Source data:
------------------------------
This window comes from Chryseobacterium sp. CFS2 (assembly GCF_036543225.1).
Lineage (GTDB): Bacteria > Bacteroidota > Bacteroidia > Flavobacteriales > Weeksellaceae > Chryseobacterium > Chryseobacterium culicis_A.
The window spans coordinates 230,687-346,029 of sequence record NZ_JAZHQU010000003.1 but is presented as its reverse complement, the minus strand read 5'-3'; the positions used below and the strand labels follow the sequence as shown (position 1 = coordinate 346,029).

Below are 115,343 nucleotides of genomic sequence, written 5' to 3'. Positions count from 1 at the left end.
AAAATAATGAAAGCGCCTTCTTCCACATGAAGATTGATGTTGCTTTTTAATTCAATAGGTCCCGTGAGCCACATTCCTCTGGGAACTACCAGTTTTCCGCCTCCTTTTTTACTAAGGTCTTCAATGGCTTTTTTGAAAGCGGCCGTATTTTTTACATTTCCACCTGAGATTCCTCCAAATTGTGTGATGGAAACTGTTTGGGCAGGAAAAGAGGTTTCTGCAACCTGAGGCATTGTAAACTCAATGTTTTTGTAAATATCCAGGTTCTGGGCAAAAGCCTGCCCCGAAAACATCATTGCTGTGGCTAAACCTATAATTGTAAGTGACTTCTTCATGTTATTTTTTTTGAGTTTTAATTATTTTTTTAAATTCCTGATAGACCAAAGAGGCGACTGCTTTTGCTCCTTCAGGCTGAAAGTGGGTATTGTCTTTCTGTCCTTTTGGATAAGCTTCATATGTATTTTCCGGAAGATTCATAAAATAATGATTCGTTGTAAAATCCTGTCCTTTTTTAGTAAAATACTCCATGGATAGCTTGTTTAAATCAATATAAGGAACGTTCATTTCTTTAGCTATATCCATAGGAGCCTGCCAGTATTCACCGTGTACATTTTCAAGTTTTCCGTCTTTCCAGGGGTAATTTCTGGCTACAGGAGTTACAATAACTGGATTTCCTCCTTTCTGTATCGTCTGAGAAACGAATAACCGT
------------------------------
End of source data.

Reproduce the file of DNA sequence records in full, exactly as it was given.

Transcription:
This window comes from Chryseobacterium sp. CFS2 (assembly GCF_036543225.1).
Lineage (GTDB): Bacteria > Bacteroidota > Bacteroidia > Flavobacteriales > Weeksellaceae > Chryseobacterium > Chryseobacterium culicis_A.
The window spans coordinates 230,687-346,029 of sequence record NZ_JAZHQU010000003.1 but is presented as its reverse complement, the minus strand read 5'-3'; the positions used below and the strand labels follow the sequence as shown (position 1 = coordinate 346,029).

Below are 115,343 nucleotides of genomic sequence, written 5' to 3'. Positions count from 1 at the left end.
AAAATAATGAAAGCGCCTTCTTCCACATGAAGATTGATGTTGCTTTTTAATTCAATAGGTCCCGTGAGCCACATTCCTCTGGGAACTACCAGTTTTCCGCCTCCTTTTTTACTAAGGTCTTCAATGGCTTTTTTGAAAGCGGCCGTATTTTTTACATTTCCACCTGAGATTCCTCCAAATTGTGTGATGGAAACTGTTTGGGCAGGAAAAGAGGTTTCTGCAACCTGAGGCATTGTAAACTCAATGTTTTTGTAAATATCCAGGTTCTGGGCAAAAGCCTGCCCCGAAAACATCATTGCTGTGGCTAAACCTATAATTGTAAGTGACTTCTTCATGTTATTTTTTTTGAGTTTTAATTATTTTTTTAAATTCCTGATAGACCAAAGAGGCGACTGCTTTTGCTCCTTCAGGCTGAAAGTGGGTATTGTCTTTCTGTCCTTTTGGATAAGCTTCATATGTATTTTCCGGAAGATTCATAAAATAATGATTCGTTGTAAAATCCTGTCCTTTTTTAGTAAAATACTCCATGGATAGCTTGTTTAAATCAATATAAGGAACGTTCATTTCTTTAGCTATATCCATAGGAGCCTGCCAGTATTCACCGTGTACATTTTCAAGTTTTCCGTCTTTCCAGGGGTAATTTCTGGCTACAGGAGTTACAATAACTGGATTTCCTCCTTTCTGTATCGTCTGAGAAACGAATAACCGT